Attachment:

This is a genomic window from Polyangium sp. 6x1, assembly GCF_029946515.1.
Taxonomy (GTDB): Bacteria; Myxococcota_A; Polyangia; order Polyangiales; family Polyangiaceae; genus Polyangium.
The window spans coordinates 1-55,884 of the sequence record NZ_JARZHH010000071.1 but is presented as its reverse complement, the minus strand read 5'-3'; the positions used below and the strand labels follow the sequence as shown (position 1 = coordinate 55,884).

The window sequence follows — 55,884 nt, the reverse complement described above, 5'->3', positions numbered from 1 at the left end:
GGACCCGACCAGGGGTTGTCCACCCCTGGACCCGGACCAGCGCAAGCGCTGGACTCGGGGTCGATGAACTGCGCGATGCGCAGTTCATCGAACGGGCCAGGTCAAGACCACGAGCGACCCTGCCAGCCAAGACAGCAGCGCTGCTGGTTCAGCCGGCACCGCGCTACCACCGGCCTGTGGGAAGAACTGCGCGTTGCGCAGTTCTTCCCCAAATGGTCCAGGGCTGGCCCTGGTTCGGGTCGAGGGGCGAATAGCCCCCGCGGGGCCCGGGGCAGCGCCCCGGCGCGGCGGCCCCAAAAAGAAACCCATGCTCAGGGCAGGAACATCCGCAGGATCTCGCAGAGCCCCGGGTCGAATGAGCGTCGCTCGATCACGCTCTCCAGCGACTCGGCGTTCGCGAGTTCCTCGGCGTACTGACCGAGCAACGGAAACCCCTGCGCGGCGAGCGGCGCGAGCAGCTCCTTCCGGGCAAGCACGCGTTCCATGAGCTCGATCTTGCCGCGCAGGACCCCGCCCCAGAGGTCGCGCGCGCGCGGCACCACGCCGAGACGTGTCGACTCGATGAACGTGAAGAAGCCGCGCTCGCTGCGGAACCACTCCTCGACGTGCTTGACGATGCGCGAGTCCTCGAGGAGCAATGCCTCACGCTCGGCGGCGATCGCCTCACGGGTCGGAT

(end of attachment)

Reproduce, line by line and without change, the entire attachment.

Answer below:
This is a genomic window from Polyangium sp. 6x1, assembly GCF_029946515.1.
Taxonomy (GTDB): Bacteria; Myxococcota_A; Polyangia; order Polyangiales; family Polyangiaceae; genus Polyangium.
The window spans coordinates 1-55,884 of the sequence record NZ_JARZHH010000071.1 but is presented as its reverse complement, the minus strand read 5'-3'; the positions used below and the strand labels follow the sequence as shown (position 1 = coordinate 55,884).

The window sequence follows — 55,884 nt, the reverse complement described above, 5'->3', positions numbered from 1 at the left end:
GGACCCGACCAGGGGTTGTCCACCCCTGGACCCGGACCAGCGCAAGCGCTGGACTCGGGGTCGATGAACTGCGCGATGCGCAGTTCATCGAACGGGCCAGGTCAAGACCACGAGCGACCCTGCCAGCCAAGACAGCAGCGCTGCTGGTTCAGCCGGCACCGCGCTACCACCGGCCTGTGGGAAGAACTGCGCGTTGCGCAGTTCTTCCCCAAATGGTCCAGGGCTGGCCCTGGTTCGGGTCGAGGGGCGAATAGCCCCCGCGGGGCCCGGGGCAGCGCCCCGGCGCGGCGGCCCCAAAAAGAAACCCATGCTCAGGGCAGGAACATCCGCAGGATCTCGCAGAGCCCCGGGTCGAATGAGCGTCGCTCGATCACGCTCTCCAGCGACTCGGCGTTCGCGAGTTCCTCGGCGTACTGACCGAGCAACGGAAACCCCTGCGCGGCGAGCGGCGCGAGCAGCTCCTTCCGGGCAAGCACGCGTTCCATGAGCTCGATCTTGCCGCGCAGGACCCCGCCCCAGAGGTCGCGCGCGCGCGGCACCACGCCGAGACGTGTCGACTCGATGAACGTGAAGAAGCCGCGCTCGCTGCGGAACCACTCCTCGACGTGCTTGACGATGCGCGAGTCCTCGAGGAGCAATGCCTCACGCTCGGCGGCGATCGCCTCACGGGTCGGAT